The Institute of Company Secretaries of India (ICSI) has submitted a recommendation to the Ministry of Corporate Affairs (MCA) for amending Section 77 of the Companies Act, 2013. The amendment pertains to the registration of charges beyond the currently allowed 120 days by using ad valorem fees.
The Current Scenario
According to current law, companies have an initial 30-day period to register charges, which can be extended by 30 more days and then by another 60 days upon payment of ad valorem fees. Any lapse in adhering to these timelines results in harsh penalties and even renders the creditor as an unsecured creditor in the case of insolvency.
ICSI acknowledges that they have been receiving requests from stakeholders expressing challenges with the current provisions. The lack of an alternative for registering charges beyond the 120-day limit can lead to a deadlock situation during insolvency proceedings.
The institute suggests two main changes: (a) Implement a mechanism for charge registration beyond the 120-day period, either through Central Government approval or by paying ad valorem fees. (b) The rate of ad valorem fees should be based on the number of days delayed beyond 120 days, rather than from the date of charge creation.
The proposed changes could offer more flexibility to companies and financial institutions, mitigate risks associated with insolvency proceedings, and reduce penalties for honest errors or unavoidable delays.
ICSI’s recommendation to amend Section 77 of the Companies Act aims to provide much-needed relief to companies and financial stakeholders. By allowing charge registration beyond 120 days through a proposed mechanism, it offers a feasible solution to an issue that could otherwise have long-term governance and financial implications.
THE INSTITUTE OF
Company Secretaries of India
IN PURSUIT OF PROFESSIONAL EXCELLENCE
Statutory body under an Act of Parliament
(Under the jurisdiction of Ministry of Corporate Affairs)
CL: MCA: 2023 Dated: August 24, 2023
Dr. Manoj Govil, IAS
Ministry of Corporate Affairs
Government of India
Subject: Amendments in Section 77 of the Companies Act, 2013
Reference: ICSI Letter dated January 17, 2023
This has reference to the ICSI letter dated January 17, 2023 pertaining to section 77 of the Companies Act, 2013 pertaining to Registration of Charges. AS per the current provisions of the law, the initial time period stipulated for registration of charges by a company is 30 days. The same, on an application made by the company to the Registrar, can be extended by 30 days and by a further period of 60 days after payment of prescribed ad valorem fees. Non-compliance with these provisions tantamount to harsh penalties for the company as well as the officer-in-default. li further attracts the provisions of section 447 related to Fraud.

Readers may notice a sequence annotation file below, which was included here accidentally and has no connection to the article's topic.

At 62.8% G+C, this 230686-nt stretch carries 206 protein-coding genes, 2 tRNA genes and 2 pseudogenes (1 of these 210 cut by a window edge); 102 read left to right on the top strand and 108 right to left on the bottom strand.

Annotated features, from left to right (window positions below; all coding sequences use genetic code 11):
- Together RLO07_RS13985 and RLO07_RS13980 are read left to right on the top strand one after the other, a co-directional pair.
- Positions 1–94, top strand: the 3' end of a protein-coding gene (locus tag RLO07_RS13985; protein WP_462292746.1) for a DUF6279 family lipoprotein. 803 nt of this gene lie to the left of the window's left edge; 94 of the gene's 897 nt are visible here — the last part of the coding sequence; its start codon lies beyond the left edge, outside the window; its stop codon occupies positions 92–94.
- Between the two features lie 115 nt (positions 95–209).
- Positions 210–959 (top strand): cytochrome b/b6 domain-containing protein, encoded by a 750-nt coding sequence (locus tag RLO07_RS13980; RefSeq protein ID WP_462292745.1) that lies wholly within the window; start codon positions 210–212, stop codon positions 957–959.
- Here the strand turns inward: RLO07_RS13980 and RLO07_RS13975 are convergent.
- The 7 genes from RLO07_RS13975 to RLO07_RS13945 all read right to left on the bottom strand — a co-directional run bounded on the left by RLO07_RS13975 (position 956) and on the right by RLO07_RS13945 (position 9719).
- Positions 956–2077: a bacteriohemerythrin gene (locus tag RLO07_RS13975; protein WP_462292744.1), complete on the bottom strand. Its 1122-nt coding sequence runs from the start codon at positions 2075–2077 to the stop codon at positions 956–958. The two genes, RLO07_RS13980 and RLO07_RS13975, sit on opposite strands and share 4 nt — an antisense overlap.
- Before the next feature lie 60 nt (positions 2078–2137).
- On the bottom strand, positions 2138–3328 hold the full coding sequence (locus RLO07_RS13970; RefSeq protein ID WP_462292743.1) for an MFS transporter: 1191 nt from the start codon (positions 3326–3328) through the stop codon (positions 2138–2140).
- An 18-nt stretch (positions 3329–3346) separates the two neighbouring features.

Although, it is quite understandable that the provisions of the law have been drafted to partake the goal of good governance; however, the Institute has been receiving requests from stakeholders to share the challenges being faced by them in this regard. Even if the registration of any charge is missed due to some-genuine reason and the company has not filed charge within the mandated period, there is no option available under the Companies Act, 2013 and rules made thereunder to the Company or Charge-holder or Banks / Financial Institutions to register the charge after the prescribed time period of 120 days of creation.
The same not only creates liability for penalty, but as per section 77(3) of the Companies Act, 2013, a charge created by a -company but not duly registered cannot be taken into account by the liquidator at the time of insolvency leading to the creditor being rendered as an unsecured creditor at the time of distribution of liquidation proceeds under section 53 of the Insolvency and Bankruptcy Code, 2016, thus creating a situation of deadlock.
Prior to the Companies Act, 2013, in terms of section 637B of the .Companies Act, 1956, the Central Government was empowered to condone the delay of any number of days in case the document is not filed within 60 days from the date of creation of charge.
In view of the above issues and their long-lasting impact on the overall governance of the company, it is suggested that:
(a) A mechanism may be put in place to register the charge after the total time period of 120. The registration may be allowed either with approval from the Central Government under section 460 or by paying ad valorem fees.
(b) The rate of ad valorem fees should be charged from the number of days delayed and not from the date of creation of charge. An approval route can be given by the Ministry of Corporate Affairs in this regard.
We hope that the above submission would be considered favorably.
We shall be pleased to provide any further information in this regard on hearing from your goodself.
(CS Manish Manish Gupta)
The Institute of Company Secretaries of India